Longines' history goes back to the summer of 1832, when the 23-year-old businessman Auguste Agassiz established himself as an active partner in the watch business Comptoir Raiguel Jeune in the town of Saint-Imier, Switzerland. Comptoir purchased ébauche movements and passed them on to watchmakers. Agassiz was so successful that he took complete control over the workshop in 1846. However, health problems forced him to find a suitable successor. He chose his nephew Ernest Francillon, who joined the company in 1852 and took over a short while later.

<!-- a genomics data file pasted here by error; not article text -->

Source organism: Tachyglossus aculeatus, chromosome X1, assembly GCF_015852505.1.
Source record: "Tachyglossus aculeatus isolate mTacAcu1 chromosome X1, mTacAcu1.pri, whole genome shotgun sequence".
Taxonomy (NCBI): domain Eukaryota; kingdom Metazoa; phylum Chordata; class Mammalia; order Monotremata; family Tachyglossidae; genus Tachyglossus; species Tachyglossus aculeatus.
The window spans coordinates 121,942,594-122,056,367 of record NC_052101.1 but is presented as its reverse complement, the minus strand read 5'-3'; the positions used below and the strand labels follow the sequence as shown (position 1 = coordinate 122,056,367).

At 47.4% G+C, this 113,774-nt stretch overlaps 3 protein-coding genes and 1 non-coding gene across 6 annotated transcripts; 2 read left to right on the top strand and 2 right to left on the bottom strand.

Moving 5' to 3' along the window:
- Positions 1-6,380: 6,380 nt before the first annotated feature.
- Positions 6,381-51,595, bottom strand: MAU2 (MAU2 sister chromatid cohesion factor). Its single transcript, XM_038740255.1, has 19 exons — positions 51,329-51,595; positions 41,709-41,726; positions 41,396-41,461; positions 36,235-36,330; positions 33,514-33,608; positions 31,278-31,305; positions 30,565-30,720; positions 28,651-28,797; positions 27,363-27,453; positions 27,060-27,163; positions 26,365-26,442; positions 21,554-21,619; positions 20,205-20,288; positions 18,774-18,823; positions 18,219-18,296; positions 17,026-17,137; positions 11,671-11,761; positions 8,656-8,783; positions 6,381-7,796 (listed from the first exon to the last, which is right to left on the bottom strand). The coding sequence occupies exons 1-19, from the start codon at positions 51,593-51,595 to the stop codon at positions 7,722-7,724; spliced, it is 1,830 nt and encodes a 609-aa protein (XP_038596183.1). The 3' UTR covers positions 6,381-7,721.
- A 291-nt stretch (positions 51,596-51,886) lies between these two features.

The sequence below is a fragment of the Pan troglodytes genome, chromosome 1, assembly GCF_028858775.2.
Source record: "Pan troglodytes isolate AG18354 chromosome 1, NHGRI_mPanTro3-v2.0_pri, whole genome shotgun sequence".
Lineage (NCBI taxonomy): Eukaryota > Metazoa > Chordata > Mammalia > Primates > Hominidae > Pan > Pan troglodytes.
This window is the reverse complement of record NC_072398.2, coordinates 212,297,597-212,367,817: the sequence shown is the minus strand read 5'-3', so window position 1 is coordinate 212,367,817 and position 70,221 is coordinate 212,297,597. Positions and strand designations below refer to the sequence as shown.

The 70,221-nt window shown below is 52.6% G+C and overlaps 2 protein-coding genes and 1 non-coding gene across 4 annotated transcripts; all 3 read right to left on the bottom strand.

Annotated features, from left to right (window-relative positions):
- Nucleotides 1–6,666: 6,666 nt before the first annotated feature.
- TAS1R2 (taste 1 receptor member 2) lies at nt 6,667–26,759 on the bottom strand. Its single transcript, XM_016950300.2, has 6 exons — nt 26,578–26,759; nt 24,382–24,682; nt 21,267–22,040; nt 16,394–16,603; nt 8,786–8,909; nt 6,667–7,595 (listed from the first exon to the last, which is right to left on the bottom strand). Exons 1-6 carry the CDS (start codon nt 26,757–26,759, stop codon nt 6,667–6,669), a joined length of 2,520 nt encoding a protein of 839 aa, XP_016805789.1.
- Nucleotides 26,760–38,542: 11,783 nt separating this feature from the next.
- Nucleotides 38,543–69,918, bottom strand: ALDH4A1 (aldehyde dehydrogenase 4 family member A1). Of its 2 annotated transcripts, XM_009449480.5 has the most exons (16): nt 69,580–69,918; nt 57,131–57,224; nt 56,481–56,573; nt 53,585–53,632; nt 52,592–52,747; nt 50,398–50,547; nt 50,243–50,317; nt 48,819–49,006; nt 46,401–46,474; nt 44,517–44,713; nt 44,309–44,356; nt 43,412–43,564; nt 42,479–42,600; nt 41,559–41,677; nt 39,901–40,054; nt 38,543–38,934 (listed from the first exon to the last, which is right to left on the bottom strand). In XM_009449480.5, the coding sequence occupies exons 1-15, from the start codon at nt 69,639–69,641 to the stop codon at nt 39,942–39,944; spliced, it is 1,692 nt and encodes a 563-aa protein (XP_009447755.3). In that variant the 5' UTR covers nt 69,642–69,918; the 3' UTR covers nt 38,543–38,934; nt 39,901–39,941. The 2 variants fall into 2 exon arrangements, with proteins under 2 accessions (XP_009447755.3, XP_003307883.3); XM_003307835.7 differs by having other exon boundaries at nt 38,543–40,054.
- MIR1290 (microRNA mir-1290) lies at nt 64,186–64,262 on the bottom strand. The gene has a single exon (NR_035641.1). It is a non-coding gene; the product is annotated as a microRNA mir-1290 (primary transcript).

Francillon quickly realized that the Comptoir business didn't have sustainable production processes. Therefore, he began considering mass production. When a piece of land on the bank of the River Suze was put up for sale in 1866, Francillon took advantage of the opportunity and purchased it. Francillon's land was in a spot known as "Les Longines" ("the long meadows") and perfect for establishing a factory. Francillon inaugurated the workshop in 1867. In the same year, they produced their first in-house movement, called 20A, which won a prize at the World Exhibition in Paris. Over the years, Longines industrialized their production processes more and more, making them a trailblazer the mechanization of watch production.